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Authors:Nouamane Laanait, Joshua Romero, Junqi Yin, M. Todd Young, Sean Treichler, Vitalii Starchenko, Albina Borisevich, Alex Sergeev, Michael Matheson

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Abstract:We introduce novel communication strategies in synchronous distributed Deep Learning consisting of decentralized gradient reduction orchestration and computational graph-aware grouping of gradient tensors. These new techniques produce an optimal overlap between computation and communication and result in near-linear scaling (0.93) of distributed training up to 27,600 NVIDIA V100 GPUs on the Summit Supercomputer. We demonstrate our gradient reduction techniques in the context of training a Fully Convolutional Neural Network to approximate the solution of a longstanding scientific inverse problem in materials imaging. The efficient distributed training on a dataset size of 0.5 PB, produces a model capable of an atomically-accurate reconstruction of materials, and in the process reaching a peak performance of 2.15(4) EFLOPS$_{16}$.

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Authors:Rosanne Liu, Joel Lehman, Piero Molino, Felipe Petroski Such, Eric Frank, Alex Sergeev, Jason Yosinski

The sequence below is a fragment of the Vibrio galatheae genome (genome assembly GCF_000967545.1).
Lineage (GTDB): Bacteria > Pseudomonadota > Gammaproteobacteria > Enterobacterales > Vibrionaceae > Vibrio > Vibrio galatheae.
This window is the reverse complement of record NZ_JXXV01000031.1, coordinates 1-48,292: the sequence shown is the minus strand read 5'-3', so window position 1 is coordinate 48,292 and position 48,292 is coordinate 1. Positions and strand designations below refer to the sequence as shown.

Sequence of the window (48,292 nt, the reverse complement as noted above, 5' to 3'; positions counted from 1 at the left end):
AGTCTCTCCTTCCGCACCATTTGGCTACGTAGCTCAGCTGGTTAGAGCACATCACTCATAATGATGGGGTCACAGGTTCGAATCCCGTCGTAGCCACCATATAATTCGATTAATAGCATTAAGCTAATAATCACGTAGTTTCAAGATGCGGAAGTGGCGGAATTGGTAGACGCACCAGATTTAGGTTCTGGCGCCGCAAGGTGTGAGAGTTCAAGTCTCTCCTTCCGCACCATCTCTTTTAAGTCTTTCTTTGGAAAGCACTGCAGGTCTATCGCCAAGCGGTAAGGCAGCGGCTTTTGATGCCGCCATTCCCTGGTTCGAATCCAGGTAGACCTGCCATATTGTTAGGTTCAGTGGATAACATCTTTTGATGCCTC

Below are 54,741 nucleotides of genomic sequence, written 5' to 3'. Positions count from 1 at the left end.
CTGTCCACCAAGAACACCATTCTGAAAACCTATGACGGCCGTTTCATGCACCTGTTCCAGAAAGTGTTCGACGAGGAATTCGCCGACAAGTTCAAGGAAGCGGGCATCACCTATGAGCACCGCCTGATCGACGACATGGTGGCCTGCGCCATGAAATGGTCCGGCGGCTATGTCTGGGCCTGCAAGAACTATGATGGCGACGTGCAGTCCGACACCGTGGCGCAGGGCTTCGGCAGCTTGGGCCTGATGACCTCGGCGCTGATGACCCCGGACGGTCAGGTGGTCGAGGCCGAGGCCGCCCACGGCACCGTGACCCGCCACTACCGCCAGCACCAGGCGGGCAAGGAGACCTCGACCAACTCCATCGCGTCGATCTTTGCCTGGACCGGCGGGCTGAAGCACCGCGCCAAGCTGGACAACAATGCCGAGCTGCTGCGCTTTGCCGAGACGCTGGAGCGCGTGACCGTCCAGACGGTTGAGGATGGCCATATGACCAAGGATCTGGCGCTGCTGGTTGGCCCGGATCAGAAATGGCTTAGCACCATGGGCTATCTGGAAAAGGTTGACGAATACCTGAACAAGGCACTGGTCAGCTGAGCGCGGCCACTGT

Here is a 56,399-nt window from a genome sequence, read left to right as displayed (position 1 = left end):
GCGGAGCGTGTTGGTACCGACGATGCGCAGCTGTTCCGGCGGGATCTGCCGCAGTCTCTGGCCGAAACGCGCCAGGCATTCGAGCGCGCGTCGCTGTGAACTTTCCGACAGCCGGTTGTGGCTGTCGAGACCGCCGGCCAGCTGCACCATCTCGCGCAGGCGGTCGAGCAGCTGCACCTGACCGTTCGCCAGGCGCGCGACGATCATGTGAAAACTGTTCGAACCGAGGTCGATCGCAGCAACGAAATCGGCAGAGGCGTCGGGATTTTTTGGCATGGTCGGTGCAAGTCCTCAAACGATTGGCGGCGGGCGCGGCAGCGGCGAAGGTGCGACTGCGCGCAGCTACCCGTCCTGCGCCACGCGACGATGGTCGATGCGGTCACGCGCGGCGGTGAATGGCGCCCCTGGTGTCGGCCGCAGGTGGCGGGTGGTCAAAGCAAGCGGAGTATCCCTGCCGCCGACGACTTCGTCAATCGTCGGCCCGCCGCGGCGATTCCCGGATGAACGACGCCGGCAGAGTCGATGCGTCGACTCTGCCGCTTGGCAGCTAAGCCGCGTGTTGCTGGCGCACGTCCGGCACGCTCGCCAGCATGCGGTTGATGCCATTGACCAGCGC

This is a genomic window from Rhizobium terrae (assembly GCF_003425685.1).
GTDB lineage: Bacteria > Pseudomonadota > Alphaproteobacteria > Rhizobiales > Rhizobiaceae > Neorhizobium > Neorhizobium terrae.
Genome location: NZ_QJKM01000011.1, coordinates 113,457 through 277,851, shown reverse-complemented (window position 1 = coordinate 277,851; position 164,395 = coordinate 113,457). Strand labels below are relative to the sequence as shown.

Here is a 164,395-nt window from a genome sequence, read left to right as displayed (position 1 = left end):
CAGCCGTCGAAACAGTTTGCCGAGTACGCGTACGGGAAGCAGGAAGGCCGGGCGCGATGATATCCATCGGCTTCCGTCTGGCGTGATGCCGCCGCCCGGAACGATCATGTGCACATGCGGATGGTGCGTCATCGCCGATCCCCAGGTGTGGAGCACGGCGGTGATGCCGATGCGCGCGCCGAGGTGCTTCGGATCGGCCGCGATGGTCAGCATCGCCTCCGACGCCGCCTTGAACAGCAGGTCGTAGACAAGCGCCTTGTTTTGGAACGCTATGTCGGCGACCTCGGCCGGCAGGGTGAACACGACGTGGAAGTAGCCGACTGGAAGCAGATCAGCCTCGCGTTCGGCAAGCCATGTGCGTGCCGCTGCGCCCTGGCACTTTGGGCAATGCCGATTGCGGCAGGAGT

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Abstract:Few ideas have enjoyed as large an impact on deep learning as convolution. For any problem involving pixels or spatial representations, common intuition holds that convolutional neural networks may be appropriate. In this paper we show a striking counterexample to this intuition via the seemingly trivial coordinate transform problem, which simply requires learning a mapping between coordinates in (x,y) Cartesian space and one-hot pixel space. Although convolutional networks would seem appropriate for this task, we show that they fail spectacularly. We demonstrate and carefully analyze the failure first on a toy problem, at which point a simple fix becomes obvious. We call this solution CoordConv, which works by giving convolution access to its own input coordinates through the use of extra coordinate channels. Without sacrificing the computational and parametric efficiency of ordinary convolution, CoordConv allows networks to learn either perfect translation invariance or varying degrees of translation dependence, as required by the task. CoordConv solves the coordinate transform problem with perfect generalization and 150 times faster with 10--100 times fewer parameters than convolution. This stark contrast raises the question: to what extent has this inability of convolution persisted insidiously inside other tasks, subtly hampering performance from within? A complete answer to this question will require further investigation, but we show preliminary evidence that swapping convolution for CoordConv can improve models on a diverse set of tasks. Using CoordConv in a GAN produced less mode collapse as the transform between high-level spatial latents and pixels becomes easier to learn. A Faster R-CNN detection model trained on MNIST detection showed 24% better IOU when using CoordConv, and in the RL domain agents playing Atari games benefit significantly from the use of CoordConv layers.

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